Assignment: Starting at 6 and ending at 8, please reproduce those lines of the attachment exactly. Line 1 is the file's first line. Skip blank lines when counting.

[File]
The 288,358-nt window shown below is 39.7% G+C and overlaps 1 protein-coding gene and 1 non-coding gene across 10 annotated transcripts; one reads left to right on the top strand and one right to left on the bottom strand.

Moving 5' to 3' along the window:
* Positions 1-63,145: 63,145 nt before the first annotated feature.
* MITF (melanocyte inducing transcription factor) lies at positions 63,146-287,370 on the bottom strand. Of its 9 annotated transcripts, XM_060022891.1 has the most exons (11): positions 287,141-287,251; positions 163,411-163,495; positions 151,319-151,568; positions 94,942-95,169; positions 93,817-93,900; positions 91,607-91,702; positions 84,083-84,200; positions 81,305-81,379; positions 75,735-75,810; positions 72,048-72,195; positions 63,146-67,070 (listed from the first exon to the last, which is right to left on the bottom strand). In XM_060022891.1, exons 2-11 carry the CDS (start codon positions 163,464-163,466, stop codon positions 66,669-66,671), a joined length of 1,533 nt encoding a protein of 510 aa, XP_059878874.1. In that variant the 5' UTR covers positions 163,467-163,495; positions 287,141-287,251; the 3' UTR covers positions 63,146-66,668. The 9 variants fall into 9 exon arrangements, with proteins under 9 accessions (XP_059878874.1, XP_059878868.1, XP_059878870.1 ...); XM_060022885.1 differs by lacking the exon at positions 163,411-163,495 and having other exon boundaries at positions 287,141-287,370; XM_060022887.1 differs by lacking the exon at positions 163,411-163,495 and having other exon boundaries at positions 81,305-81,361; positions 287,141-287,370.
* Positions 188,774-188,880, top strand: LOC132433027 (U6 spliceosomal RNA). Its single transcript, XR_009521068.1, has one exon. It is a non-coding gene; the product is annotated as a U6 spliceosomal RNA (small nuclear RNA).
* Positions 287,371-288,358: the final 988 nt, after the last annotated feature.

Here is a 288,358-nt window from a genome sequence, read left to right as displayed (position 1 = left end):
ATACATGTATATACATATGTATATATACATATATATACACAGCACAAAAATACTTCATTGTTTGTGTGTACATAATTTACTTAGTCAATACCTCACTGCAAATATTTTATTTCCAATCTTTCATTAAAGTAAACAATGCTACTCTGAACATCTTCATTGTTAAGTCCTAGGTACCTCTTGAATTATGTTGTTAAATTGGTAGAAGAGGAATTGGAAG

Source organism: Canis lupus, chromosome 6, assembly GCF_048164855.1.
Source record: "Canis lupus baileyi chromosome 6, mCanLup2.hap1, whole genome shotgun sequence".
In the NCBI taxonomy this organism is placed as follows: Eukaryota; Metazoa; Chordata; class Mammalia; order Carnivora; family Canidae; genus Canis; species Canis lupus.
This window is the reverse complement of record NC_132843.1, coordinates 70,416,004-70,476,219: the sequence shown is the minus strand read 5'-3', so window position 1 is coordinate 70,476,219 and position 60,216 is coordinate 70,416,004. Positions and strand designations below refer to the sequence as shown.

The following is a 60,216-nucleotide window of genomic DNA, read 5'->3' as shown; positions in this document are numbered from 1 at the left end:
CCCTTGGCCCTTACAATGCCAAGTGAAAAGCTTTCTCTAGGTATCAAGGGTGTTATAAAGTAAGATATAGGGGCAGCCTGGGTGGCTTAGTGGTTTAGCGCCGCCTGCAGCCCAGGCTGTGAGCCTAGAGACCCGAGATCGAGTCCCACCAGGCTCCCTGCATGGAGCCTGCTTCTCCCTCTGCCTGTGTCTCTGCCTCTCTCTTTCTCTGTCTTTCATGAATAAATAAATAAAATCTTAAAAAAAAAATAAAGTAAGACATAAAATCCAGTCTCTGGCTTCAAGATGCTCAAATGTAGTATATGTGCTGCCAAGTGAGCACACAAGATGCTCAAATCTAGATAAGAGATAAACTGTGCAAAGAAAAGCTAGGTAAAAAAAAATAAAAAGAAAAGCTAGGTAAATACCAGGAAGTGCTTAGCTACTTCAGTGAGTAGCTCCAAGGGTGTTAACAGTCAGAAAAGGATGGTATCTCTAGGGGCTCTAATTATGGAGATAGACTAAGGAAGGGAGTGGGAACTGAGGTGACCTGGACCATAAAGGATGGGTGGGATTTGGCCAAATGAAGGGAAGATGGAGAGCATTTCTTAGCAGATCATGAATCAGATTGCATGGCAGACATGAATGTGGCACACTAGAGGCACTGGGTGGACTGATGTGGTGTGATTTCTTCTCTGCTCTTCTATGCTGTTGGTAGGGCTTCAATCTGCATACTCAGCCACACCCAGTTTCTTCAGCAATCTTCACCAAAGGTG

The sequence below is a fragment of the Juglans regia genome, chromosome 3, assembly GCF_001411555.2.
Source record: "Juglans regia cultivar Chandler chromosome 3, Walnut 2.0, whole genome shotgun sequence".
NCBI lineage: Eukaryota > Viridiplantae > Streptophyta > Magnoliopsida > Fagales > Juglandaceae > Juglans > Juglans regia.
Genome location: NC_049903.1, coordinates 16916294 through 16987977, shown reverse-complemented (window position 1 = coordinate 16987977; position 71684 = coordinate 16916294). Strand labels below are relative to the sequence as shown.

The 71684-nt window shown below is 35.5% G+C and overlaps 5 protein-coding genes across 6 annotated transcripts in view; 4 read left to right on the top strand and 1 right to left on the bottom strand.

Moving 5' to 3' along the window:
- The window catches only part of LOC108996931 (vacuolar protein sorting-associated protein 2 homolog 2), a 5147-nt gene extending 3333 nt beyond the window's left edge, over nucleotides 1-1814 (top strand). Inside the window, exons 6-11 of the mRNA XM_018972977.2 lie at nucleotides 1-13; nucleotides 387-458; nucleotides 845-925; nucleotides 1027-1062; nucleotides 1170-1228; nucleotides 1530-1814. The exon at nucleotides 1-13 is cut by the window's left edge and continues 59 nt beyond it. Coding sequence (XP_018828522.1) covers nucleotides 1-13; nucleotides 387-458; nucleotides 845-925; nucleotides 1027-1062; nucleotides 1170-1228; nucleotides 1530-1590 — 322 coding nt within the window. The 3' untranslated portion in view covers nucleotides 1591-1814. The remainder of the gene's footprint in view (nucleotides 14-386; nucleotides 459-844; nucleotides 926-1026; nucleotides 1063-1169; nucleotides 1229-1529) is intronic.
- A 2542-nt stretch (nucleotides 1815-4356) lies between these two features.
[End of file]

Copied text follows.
* Positions 287,371-288,358: the final 988 nt, after the last annotated feature.

Here is a 288,358-nt window from a genome sequence, read left to right as displayed (position 1 = left end):
ATACATGTATATACATATGTATATATACATATATATACACAGCACAAAAATACTTCATTGTTTGTGTGTACATAATTTACTTAGTCAATACCTCACTGCAAATATTTTATTTCCAATCTTTCATTAAAGTAAACAATGCTACTCTGAACATCTTCATTGTTAAGTCCTAGGTACCTCTTGAATTATGTTGTTAAATTGGTAGAAGAGGAATTGGAAG